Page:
I'll keep the tiller!"
The next day he began to cloan
house, "lt's ODIV fair to givo her a
clear start," he said, as be scrubbed
Ho was down on his handsand knees
mopping up the floor wm < a shadow
fell before him. Fe 1 r His
doorway was ?" 'fa
. Jiayport on
? ?a," continued his
a Mrs. Brown. You've
"?ng my Susio?"
.ere waa a noto of interrogation in
bhis last sentence which seemed to de
mand of Abner some response. He
slowly gathered himself up, and once
on his feet, ventured to look at Mrs.
Brown. She wa3 a comely, wholesome
woman, with bright black oyos before
which Abner'u wavered and fell.
"l-l asked her to marry me!" he
managed to utter.
"Well, now, that'6 ali noneense?"
continued Mrs. Brown, stepping in
and looking about. "Mercy sakes!
What a hole! You see. ^Susie's only
nineteen, and you must bc fall onto
forfcy-fivo. Besides, sbo is going up to
Lewiston to work in a factory,-she's
only been at home while I was visiting
my sister,-and there's a young follow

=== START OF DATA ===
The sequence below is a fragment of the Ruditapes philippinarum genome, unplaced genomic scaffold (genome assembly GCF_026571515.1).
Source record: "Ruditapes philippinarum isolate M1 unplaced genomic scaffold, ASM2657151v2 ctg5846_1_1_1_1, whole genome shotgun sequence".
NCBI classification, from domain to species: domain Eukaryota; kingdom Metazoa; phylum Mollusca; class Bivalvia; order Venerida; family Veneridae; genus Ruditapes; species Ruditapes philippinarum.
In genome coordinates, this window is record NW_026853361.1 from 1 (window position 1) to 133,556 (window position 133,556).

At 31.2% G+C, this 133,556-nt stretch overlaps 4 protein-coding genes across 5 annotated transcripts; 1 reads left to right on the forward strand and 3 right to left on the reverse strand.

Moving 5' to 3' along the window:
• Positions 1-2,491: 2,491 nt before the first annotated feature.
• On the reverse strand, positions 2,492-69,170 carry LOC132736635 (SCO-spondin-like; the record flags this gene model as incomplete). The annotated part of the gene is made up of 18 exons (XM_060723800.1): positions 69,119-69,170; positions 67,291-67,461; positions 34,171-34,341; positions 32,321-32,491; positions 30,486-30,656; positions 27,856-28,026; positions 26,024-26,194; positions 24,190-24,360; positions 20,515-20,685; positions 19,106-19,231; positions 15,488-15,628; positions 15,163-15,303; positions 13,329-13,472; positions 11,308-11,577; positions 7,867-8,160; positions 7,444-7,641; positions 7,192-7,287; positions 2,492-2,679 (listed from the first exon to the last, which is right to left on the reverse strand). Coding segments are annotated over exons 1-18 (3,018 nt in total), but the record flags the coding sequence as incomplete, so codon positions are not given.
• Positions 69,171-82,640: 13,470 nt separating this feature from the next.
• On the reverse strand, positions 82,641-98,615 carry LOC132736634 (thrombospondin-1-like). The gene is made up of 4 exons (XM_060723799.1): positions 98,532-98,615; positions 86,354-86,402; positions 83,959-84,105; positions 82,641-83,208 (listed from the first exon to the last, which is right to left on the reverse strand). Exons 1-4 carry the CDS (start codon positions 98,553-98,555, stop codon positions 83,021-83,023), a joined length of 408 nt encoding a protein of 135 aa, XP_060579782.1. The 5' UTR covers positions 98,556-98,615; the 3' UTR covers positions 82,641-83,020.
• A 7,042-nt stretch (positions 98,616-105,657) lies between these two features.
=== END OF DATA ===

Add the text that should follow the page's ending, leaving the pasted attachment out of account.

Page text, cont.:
there who's paying her attentions. I
don't wonder you want to get married,
though, living in thia mess!"
MrB. Brown picked a rag up from
the floor, wiped a chair off and sat
down. Abner stood awkwardly before
her, conscious only of a desire for her
"Now look here, Abner Mullens!"
went on Mrs. Brown. "I've heard a
good deal about you, and I know
yon'ie an honest mau aud no drinker
-esoept from Susie'a dipper," she
added with a chuckle. "I'll tell yen
wont TU do. i'll marry you myielf I"
Tte floor-cloth dropped from Ab?
"Yee," continued Mrs. Brown. "I've .
been a widow for fifteen years, arid I
begin to feel I'd like somebody to fend
for me. I'll keep you tidy as wax,
you need it bad enough, the Lord